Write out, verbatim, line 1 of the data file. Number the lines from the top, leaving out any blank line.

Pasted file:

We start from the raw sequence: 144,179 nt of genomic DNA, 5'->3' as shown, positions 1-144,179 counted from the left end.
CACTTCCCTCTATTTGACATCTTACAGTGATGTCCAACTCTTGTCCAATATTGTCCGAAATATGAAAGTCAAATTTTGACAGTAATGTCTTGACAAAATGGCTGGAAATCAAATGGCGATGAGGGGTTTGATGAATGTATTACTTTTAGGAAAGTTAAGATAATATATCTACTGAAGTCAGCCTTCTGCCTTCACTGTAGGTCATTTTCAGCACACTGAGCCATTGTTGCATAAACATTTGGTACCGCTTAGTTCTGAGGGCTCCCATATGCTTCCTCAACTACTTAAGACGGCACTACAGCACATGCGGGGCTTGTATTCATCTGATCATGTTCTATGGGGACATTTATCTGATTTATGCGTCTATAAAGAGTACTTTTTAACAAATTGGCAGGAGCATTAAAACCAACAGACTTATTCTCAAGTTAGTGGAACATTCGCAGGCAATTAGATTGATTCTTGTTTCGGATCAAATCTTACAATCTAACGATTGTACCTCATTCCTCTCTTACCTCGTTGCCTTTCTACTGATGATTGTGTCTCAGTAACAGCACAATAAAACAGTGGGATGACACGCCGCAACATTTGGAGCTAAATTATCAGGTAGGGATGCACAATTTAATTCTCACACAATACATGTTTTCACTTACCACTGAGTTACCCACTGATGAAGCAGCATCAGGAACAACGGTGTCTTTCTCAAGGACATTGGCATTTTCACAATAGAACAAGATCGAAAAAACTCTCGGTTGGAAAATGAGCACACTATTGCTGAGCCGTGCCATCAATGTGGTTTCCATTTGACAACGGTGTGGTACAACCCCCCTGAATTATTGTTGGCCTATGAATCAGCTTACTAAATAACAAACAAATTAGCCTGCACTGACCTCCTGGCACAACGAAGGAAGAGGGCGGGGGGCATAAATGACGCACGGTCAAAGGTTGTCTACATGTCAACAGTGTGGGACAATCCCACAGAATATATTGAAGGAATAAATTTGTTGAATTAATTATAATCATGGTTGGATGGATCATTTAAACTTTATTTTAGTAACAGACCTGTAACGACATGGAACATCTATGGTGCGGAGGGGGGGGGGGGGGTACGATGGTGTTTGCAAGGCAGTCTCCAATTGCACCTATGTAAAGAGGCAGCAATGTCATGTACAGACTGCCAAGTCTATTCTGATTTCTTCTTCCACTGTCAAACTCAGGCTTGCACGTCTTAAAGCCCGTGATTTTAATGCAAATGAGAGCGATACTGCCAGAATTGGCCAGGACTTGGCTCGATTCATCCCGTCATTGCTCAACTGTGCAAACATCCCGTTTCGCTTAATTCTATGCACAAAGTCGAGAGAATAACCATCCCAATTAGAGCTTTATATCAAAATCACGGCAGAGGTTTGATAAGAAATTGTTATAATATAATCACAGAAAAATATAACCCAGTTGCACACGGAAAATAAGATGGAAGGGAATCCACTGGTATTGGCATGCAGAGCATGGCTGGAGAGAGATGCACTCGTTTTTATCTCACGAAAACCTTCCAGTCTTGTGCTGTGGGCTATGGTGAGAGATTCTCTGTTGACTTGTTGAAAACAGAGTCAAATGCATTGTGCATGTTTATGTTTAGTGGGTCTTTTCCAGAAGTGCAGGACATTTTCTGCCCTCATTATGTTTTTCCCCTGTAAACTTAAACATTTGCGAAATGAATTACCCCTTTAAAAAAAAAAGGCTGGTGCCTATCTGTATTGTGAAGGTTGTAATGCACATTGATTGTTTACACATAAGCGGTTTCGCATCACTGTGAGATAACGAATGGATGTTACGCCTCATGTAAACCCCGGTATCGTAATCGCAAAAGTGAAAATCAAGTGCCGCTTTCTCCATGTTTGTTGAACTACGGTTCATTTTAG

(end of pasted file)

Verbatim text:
We start from the raw sequence: 144,179 nt of genomic DNA, 5'->3' as shown, positions 1-144,179 counted from the left end.